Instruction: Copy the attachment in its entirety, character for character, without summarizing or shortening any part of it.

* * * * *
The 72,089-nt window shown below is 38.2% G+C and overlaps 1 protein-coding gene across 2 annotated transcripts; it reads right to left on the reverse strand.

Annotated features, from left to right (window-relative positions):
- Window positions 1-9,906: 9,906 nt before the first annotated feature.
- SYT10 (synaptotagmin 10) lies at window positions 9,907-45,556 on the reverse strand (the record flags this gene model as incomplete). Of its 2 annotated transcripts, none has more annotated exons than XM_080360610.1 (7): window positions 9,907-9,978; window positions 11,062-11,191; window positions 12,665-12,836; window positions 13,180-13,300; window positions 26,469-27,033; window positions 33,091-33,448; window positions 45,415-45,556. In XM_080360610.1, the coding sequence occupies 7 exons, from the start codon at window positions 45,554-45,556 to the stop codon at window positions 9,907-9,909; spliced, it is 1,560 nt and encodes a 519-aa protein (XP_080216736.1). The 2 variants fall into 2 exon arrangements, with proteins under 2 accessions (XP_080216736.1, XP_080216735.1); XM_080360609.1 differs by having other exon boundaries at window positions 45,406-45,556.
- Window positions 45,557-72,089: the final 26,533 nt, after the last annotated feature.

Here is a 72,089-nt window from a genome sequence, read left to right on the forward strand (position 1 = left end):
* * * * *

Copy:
The 72,089-nt window shown below is 38.2% G+C and overlaps 1 protein-coding gene across 2 annotated transcripts; it reads right to left on the reverse strand.

Annotated features, from left to right (window-relative positions):
- Window positions 1-9,906: 9,906 nt before the first annotated feature.
- SYT10 (synaptotagmin 10) lies at window positions 9,907-45,556 on the reverse strand (the record flags this gene model as incomplete). Of its 2 annotated transcripts, none has more annotated exons than XM_080360610.1 (7): window positions 9,907-9,978; window positions 11,062-11,191; window positions 12,665-12,836; window positions 13,180-13,300; window positions 26,469-27,033; window positions 33,091-33,448; window positions 45,415-45,556. In XM_080360610.1, the coding sequence occupies 7 exons, from the start codon at window positions 45,554-45,556 to the stop codon at window positions 9,907-9,909; spliced, it is 1,560 nt and encodes a 519-aa protein (XP_080216736.1). The 2 variants fall into 2 exon arrangements, with proteins under 2 accessions (XP_080216736.1, XP_080216735.1); XM_080360609.1 differs by having other exon boundaries at window positions 45,406-45,556.
- Window positions 45,557-72,089: the final 26,533 nt, after the last annotated feature.

Here is a 72,089-nt window from a genome sequence, read left to right on the forward strand (position 1 = left end):